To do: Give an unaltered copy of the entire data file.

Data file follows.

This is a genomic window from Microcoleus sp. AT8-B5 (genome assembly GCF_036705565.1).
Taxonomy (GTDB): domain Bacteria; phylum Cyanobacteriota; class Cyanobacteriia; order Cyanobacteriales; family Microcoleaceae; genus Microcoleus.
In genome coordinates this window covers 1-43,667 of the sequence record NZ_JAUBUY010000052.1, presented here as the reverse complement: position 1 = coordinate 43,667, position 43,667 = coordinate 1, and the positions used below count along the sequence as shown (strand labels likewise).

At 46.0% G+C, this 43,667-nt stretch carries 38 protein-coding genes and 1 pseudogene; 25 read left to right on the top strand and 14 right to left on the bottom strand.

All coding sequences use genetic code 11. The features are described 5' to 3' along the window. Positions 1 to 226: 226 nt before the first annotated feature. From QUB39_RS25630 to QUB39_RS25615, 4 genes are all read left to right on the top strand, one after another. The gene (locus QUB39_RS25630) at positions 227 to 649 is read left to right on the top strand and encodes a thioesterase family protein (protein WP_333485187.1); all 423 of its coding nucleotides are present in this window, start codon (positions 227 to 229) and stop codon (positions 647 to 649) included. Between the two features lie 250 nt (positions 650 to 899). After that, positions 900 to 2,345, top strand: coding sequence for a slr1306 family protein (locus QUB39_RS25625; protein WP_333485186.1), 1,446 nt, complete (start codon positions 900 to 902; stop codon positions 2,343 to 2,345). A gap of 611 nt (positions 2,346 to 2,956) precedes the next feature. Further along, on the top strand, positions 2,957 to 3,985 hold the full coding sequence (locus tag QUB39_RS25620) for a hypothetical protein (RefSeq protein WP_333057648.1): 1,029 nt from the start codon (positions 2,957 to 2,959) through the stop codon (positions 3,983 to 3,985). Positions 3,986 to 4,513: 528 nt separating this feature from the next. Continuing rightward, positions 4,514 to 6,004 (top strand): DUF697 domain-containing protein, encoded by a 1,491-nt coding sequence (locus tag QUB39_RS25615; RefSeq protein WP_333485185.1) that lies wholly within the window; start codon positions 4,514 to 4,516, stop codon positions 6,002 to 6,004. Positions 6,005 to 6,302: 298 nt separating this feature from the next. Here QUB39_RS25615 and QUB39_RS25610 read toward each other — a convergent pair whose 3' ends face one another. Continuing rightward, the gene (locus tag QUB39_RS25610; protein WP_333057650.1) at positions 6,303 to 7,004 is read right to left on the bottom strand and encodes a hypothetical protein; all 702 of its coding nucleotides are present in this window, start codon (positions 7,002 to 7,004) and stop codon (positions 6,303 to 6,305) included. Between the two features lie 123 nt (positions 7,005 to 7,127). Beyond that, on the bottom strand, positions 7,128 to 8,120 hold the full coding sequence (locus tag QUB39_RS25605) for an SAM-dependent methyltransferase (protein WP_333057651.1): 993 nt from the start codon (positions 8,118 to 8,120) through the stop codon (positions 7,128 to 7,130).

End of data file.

This is a genomic window from Microcoleus sp. AT8-B5 (genome assembly GCF_036705565.1).
Taxonomy (GTDB): domain Bacteria; phylum Cyanobacteriota; class Cyanobacteriia; order Cyanobacteriales; family Microcoleaceae; genus Microcoleus.
In genome coordinates this window covers 1-43,667 of the sequence record NZ_JAUBUY010000052.1, presented here as the reverse complement: position 1 = coordinate 43,667, position 43,667 = coordinate 1, and the positions used below count along the sequence as shown (strand labels likewise).

At 46.0% G+C, this 43,667-nt stretch carries 38 protein-coding genes and 1 pseudogene; 25 read left to right on the top strand and 14 right to left on the bottom strand.

All coding sequences use genetic code 11. The features are described 5' to 3' along the window. Positions 1 to 226: 226 nt before the first annotated feature. From QUB39_RS25630 to QUB39_RS25615, 4 genes are all read left to right on the top strand, one after another. The gene (locus QUB39_RS25630) at positions 227 to 649 is read left to right on the top strand and encodes a thioesterase family protein (protein WP_333485187.1); all 423 of its coding nucleotides are present in this window, start codon (positions 227 to 229) and stop codon (positions 647 to 649) included. Between the two features lie 250 nt (positions 650 to 899). After that, positions 900 to 2,345, top strand: coding sequence for a slr1306 family protein (locus QUB39_RS25625; protein WP_333485186.1), 1,446 nt, complete (start codon positions 900 to 902; stop codon positions 2,343 to 2,345). A gap of 611 nt (positions 2,346 to 2,956) precedes the next feature. Further along, on the top strand, positions 2,957 to 3,985 hold the full coding sequence (locus tag QUB39_RS25620) for a hypothetical protein (RefSeq protein WP_333057648.1): 1,029 nt from the start codon (positions 2,957 to 2,959) through the stop codon (positions 3,983 to 3,985). Positions 3,986 to 4,513: 528 nt separating this feature from the next. Continuing rightward, positions 4,514 to 6,004 (top strand): DUF697 domain-containing protein, encoded by a 1,491-nt coding sequence (locus tag QUB39_RS25615; RefSeq protein WP_333485185.1) that lies wholly within the window; start codon positions 4,514 to 4,516, stop codon positions 6,002 to 6,004. Positions 6,005 to 6,302: 298 nt separating this feature from the next. Here QUB39_RS25615 and QUB39_RS25610 read toward each other — a convergent pair whose 3' ends face one another. Continuing rightward, the gene (locus tag QUB39_RS25610; protein WP_333057650.1) at positions 6,303 to 7,004 is read right to left on the bottom strand and encodes a hypothetical protein; all 702 of its coding nucleotides are present in this window, start codon (positions 7,002 to 7,004) and stop codon (positions 6,303 to 6,305) included. Between the two features lie 123 nt (positions 7,005 to 7,127). Beyond that, on the bottom strand, positions 7,128 to 8,120 hold the full coding sequence (locus tag QUB39_RS25605) for an SAM-dependent methyltransferase (protein WP_333057651.1): 993 nt from the start codon (positions 8,118 to 8,120) through the stop codon (positions 7,128 to 7,130).